Not everyone was cheering for the prolonged March summer as unprecedented heat through most southern states negatively impacted sales across every vertical. The Easter month saw a drop in retail sales of just over eight per cent overall with Fashion and Accessories hit the hardest with a fall of almost 20 per cent compared with March last year.
March 2016 vs March 2015
The end of February and March regularly see retailers stocking shelves with autumn stock but this year, shoppers were still clamouring for summer sale stock of bikinis and sandals, leaving the autumn shades for next month.
There was some high growth seen sparingly in the Sporting sector in the ACT and the General sector in NSW which both saw over 20 per cent growth compared with last March.
Victoria experienced the greatest drop overall compared with March last year of over 16 per cent across all sectors.
As expected, March saw a big increase on February of over 18 per cent with Furniture the biggest performer at 25 per cent growth closely followed by the Fashion and Sporting sectors.
- Tell us about your retail sales over the past month.
We’re experiencing growth overall across our brand but the growth trend was down in March this year. We sell a variety of stock including fashion, accessories, furniture and homewares within the gift category. We had a significant decline in sales in March this year compared with last and it’s almost entirely within our fashion department and due to weather this year. We have hundred’s of thousands of dollars of autumn and winter stock to move but no one buys when it’s so hot. Not just winter clothes but winter colours within our accessory department has all seen the impact of weather this month.
- What’s your biggest operational challenge at the moment?
We’re currently going through a very busy growth period as we will have opened five new stores in six months by June this year bringing our total to 11 stores based in and around Sydney. Finding the right people for our stores is our number one challenge as the first engagement a customer has with a young brand such as ours is critical. That first experience, if brilliant, could mean a customer for life.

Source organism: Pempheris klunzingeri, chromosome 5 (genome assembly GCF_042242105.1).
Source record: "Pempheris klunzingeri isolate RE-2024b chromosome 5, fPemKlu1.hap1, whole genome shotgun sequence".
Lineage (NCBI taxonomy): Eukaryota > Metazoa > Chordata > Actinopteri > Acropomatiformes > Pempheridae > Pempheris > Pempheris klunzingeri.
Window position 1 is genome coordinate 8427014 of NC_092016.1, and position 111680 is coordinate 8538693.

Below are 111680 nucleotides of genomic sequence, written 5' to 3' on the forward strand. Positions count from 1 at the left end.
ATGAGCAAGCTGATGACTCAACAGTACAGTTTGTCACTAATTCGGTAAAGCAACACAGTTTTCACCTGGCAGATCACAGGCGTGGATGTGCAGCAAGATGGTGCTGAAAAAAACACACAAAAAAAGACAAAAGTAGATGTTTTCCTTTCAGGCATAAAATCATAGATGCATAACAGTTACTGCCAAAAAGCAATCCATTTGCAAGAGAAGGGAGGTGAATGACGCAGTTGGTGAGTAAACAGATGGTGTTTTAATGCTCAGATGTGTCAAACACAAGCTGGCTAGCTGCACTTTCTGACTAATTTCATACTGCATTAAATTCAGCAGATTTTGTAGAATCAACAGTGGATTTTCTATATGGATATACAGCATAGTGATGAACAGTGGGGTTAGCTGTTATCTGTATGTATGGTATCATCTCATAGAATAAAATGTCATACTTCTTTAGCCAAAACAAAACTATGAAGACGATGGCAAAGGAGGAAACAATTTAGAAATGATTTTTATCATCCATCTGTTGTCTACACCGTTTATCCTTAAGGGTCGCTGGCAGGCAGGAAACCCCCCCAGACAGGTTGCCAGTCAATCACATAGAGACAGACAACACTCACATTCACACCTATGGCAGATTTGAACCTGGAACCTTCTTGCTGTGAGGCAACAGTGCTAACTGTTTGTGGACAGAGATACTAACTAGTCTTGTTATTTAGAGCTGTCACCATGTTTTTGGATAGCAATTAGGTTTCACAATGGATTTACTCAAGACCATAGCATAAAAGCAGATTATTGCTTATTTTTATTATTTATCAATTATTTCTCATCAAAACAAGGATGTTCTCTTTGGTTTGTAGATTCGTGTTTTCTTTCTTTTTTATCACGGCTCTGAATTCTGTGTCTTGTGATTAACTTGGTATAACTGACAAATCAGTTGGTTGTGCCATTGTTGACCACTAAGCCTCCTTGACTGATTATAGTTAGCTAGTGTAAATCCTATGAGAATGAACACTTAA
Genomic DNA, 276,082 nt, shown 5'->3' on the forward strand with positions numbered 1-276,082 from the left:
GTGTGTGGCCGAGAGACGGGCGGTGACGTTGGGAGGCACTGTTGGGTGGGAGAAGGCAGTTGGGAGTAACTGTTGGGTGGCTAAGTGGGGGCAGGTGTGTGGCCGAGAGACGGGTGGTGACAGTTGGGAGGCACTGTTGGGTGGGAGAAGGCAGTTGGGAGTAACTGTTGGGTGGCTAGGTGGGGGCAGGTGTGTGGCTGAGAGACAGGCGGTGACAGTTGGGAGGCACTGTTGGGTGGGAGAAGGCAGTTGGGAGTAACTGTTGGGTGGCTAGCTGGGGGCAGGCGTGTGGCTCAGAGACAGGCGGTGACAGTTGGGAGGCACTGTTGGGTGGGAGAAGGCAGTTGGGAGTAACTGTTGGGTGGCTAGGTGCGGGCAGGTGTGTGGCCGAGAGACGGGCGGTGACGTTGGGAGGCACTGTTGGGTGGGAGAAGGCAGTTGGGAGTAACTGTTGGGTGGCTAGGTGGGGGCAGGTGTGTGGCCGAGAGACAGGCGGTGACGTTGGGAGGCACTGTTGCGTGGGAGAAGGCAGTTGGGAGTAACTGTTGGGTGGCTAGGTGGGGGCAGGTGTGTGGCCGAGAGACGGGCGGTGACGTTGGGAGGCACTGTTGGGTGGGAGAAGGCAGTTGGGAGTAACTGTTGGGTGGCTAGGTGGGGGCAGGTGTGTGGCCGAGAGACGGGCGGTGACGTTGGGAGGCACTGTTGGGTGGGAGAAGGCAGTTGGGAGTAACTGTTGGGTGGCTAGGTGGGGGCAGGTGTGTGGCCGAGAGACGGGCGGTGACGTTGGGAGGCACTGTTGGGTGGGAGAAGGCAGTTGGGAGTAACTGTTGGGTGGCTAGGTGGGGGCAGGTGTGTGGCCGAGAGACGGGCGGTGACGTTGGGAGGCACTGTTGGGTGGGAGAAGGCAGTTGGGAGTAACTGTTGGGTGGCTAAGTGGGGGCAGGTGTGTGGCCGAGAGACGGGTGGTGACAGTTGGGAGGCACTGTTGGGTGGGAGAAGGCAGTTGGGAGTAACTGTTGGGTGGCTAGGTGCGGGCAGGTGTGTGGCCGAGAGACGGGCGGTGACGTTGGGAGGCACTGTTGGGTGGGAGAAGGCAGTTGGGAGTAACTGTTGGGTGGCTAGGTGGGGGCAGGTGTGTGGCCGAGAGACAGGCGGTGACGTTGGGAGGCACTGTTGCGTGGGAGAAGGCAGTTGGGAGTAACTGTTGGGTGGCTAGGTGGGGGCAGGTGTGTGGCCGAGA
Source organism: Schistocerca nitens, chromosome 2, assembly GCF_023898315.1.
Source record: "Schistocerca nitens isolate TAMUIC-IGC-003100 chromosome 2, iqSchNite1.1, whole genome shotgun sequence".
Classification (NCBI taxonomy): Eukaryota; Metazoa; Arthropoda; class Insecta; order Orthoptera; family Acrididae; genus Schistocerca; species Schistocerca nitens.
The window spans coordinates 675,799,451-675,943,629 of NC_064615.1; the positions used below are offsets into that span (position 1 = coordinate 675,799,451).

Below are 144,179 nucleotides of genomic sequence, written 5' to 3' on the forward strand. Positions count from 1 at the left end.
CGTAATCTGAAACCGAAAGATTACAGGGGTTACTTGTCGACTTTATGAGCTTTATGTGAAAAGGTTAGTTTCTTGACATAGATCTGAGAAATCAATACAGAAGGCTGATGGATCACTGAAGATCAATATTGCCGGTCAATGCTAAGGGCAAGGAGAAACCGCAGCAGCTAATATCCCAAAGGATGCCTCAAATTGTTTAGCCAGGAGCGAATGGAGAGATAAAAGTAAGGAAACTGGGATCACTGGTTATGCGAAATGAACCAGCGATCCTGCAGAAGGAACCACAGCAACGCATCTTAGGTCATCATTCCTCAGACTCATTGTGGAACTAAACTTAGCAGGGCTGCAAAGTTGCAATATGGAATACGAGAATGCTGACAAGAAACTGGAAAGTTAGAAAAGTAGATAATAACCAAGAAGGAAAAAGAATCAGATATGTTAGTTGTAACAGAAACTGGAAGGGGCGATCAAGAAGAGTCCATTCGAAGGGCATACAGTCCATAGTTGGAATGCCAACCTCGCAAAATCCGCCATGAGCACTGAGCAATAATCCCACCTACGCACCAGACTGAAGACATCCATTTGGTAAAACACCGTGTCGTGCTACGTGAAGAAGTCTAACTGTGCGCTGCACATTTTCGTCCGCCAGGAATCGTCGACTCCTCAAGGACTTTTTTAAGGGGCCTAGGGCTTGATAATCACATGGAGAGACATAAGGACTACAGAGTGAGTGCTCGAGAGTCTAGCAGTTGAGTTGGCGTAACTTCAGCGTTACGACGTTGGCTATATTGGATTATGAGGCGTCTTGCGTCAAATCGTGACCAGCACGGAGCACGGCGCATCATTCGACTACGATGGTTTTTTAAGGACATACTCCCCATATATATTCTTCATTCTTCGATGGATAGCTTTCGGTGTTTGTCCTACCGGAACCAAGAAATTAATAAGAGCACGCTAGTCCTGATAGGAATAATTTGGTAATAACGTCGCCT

In addition to the people within our company, currency and it’s continual movement has a big impact on us. In the last few months alone has seen the Australian dollar move from 68 to 76 cents in the dollar, that’s a big difference.
- What’s working really well for?Our rewards program is working exceptionally well. We have been in business since 2012 and have over 25,000 loyal customers in our database. Eighty percent of our customers are linked to a reward member which means we’re then able to tie that into our promotions and communications calendar. What really excites me about the program is that customers come back into the store to buy gifts and homewares with their rewards points which means it is truly driving loyalty.
- What are you most concerned about in retail in the short-term future?
Consumer confidence is still very fragile in Australia and it doesn’t take much to knock discretionary spend. In our stores, over 50 per cent of our purchases are a gift which is a relatively stable category. Our average customer comes in and buys something as a gift and a little something for themselves however if consumer confidence drops significantly, people may be less inclined to put that extra item in the basket. The housing market has been a confidence builder for Sydney supporting sustained spending but as we come off that high, it will most likely result in softer retail sales.
- What are you looking forward to this year for your business or your sector?
Beyond opening new stores this year, the Zjoosh brand will be expanding into even more categories within the gifting sector. We will also be investing significantly online and have just relaunched our new website last week. In addition, our next opportunity will be to extend the brand beyond Sydney and further afield.
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